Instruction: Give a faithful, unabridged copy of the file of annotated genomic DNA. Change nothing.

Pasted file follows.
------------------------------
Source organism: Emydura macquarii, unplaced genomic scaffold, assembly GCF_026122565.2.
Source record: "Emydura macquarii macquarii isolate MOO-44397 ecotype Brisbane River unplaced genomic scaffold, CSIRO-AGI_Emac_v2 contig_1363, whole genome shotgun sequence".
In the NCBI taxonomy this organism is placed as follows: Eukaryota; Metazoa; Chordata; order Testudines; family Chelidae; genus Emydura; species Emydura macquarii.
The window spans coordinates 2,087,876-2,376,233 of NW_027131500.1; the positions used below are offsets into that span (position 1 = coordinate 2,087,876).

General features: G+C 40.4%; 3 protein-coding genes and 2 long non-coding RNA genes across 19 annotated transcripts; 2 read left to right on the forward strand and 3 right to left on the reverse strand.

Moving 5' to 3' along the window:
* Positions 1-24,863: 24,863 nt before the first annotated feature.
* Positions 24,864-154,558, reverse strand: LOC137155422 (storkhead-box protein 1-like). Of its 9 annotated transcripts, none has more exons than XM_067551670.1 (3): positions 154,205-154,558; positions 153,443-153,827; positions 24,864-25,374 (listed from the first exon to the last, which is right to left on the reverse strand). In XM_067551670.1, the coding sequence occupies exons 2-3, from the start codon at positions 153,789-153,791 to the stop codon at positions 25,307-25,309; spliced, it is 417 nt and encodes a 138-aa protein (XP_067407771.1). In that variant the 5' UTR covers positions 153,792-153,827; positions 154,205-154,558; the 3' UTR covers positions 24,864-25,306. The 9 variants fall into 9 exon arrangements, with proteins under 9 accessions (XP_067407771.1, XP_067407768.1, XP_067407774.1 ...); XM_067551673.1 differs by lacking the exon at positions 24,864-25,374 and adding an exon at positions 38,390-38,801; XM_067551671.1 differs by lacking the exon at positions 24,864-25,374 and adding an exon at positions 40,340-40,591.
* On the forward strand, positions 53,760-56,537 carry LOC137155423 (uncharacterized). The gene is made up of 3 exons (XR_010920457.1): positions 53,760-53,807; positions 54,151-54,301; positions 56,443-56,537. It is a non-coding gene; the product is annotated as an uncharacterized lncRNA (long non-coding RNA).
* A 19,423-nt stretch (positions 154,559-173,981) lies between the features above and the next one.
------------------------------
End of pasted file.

Source organism: Emydura macquarii, unplaced genomic scaffold, assembly GCF_026122565.2.
Source record: "Emydura macquarii macquarii isolate MOO-44397 ecotype Brisbane River unplaced genomic scaffold, CSIRO-AGI_Emac_v2 contig_1363, whole genome shotgun sequence".
In the NCBI taxonomy this organism is placed as follows: Eukaryota; Metazoa; Chordata; order Testudines; family Chelidae; genus Emydura; species Emydura macquarii.
The window spans coordinates 2,087,876-2,376,233 of NW_027131500.1; the positions used below are offsets into that span (position 1 = coordinate 2,087,876).

General features: G+C 40.4%; 3 protein-coding genes and 2 long non-coding RNA genes across 19 annotated transcripts; 2 read left to right on the forward strand and 3 right to left on the reverse strand.

Moving 5' to 3' along the window:
* Positions 1-24,863: 24,863 nt before the first annotated feature.
* Positions 24,864-154,558, reverse strand: LOC137155422 (storkhead-box protein 1-like). Of its 9 annotated transcripts, none has more exons than XM_067551670.1 (3): positions 154,205-154,558; positions 153,443-153,827; positions 24,864-25,374 (listed from the first exon to the last, which is right to left on the reverse strand). In XM_067551670.1, the coding sequence occupies exons 2-3, from the start codon at positions 153,789-153,791 to the stop codon at positions 25,307-25,309; spliced, it is 417 nt and encodes a 138-aa protein (XP_067407771.1). In that variant the 5' UTR covers positions 153,792-153,827; positions 154,205-154,558; the 3' UTR covers positions 24,864-25,306. The 9 variants fall into 9 exon arrangements, with proteins under 9 accessions (XP_067407771.1, XP_067407768.1, XP_067407774.1 ...); XM_067551673.1 differs by lacking the exon at positions 24,864-25,374 and adding an exon at positions 38,390-38,801; XM_067551671.1 differs by lacking the exon at positions 24,864-25,374 and adding an exon at positions 40,340-40,591.
* On the forward strand, positions 53,760-56,537 carry LOC137155423 (uncharacterized). The gene is made up of 3 exons (XR_010920457.1): positions 53,760-53,807; positions 54,151-54,301; positions 56,443-56,537. It is a non-coding gene; the product is annotated as an uncharacterized lncRNA (long non-coding RNA).
* A 19,423-nt stretch (positions 154,559-173,981) lies between the features above and the next one.